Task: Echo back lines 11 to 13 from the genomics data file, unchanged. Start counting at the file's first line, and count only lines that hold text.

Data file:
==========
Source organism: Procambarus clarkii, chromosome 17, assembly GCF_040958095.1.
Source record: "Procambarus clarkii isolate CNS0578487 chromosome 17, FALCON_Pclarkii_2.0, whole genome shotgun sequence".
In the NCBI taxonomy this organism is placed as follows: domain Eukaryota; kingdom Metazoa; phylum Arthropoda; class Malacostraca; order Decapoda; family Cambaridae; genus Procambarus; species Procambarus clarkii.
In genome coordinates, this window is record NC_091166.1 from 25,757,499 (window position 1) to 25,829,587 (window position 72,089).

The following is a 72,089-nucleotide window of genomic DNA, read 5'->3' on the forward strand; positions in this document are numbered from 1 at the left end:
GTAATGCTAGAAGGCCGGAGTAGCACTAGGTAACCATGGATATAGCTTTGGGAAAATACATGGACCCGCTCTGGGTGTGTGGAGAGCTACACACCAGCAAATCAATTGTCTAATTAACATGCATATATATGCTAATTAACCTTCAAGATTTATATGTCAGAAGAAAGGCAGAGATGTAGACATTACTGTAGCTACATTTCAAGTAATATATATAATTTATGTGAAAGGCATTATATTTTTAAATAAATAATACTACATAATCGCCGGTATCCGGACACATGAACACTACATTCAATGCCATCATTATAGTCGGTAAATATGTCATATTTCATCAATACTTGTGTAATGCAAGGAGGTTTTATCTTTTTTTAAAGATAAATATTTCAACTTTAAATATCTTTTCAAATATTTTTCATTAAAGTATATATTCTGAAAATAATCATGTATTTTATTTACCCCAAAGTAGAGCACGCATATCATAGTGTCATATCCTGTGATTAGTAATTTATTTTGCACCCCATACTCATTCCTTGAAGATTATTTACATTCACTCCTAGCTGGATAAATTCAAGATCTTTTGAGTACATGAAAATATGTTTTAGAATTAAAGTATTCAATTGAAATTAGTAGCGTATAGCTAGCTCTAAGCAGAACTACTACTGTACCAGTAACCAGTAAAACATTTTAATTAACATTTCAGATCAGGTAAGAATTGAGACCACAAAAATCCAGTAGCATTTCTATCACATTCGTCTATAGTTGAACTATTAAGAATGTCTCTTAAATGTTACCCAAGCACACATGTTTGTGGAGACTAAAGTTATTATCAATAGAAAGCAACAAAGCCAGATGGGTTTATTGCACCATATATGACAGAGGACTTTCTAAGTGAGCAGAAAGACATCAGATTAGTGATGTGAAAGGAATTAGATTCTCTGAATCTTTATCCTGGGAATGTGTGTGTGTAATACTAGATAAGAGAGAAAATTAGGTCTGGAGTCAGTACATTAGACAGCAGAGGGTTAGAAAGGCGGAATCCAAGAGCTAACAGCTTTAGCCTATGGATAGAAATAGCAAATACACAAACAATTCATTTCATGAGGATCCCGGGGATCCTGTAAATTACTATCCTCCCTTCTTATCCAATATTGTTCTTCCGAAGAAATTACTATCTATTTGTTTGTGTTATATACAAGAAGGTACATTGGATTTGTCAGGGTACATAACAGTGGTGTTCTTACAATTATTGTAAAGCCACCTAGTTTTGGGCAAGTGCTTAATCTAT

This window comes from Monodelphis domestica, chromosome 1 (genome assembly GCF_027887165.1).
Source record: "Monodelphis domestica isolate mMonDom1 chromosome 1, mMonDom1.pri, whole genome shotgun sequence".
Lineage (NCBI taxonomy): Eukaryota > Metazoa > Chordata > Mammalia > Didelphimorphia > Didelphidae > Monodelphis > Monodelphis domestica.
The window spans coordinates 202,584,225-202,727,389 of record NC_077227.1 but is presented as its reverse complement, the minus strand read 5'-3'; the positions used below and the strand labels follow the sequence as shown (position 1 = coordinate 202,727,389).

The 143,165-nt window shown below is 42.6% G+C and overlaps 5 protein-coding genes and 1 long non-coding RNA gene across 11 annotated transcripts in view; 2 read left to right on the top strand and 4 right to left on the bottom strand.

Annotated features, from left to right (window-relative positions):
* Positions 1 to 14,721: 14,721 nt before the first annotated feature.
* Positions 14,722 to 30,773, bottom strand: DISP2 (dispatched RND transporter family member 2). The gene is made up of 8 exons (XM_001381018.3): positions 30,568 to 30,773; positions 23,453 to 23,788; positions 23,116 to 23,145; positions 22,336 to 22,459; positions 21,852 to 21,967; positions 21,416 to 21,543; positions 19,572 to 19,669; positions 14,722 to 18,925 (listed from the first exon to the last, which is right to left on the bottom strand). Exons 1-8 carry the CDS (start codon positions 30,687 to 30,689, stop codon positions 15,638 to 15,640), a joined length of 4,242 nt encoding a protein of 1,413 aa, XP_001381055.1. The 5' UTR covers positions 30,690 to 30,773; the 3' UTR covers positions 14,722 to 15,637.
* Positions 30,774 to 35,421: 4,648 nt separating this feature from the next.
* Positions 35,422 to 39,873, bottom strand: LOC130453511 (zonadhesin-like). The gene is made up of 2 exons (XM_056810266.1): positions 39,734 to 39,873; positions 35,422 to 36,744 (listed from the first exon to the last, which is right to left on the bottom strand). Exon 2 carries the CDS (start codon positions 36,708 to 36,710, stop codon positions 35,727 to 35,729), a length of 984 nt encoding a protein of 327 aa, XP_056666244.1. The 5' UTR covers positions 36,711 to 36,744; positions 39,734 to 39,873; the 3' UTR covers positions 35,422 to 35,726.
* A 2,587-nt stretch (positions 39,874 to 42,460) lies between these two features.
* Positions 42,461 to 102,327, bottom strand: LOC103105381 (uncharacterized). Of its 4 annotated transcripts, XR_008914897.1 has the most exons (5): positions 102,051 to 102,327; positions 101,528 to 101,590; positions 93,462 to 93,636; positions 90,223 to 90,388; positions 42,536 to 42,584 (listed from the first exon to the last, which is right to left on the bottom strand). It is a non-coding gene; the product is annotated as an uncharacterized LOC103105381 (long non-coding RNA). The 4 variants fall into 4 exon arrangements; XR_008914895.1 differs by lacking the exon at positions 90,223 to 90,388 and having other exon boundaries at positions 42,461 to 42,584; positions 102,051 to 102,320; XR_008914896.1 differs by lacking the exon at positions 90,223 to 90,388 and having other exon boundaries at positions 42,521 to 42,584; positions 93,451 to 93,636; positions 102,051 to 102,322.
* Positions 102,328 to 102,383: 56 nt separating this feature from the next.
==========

The 143,165-nt window shown below is 42.6% G+C and overlaps 5 protein-coding genes and 1 long non-coding RNA gene across 11 annotated transcripts in view; 2 read left to right on the top strand and 4 right to left on the bottom strand.

Annotated features, from left to right (window-relative positions):
* Positions 1 to 14,721: 14,721 nt before the first annotated feature.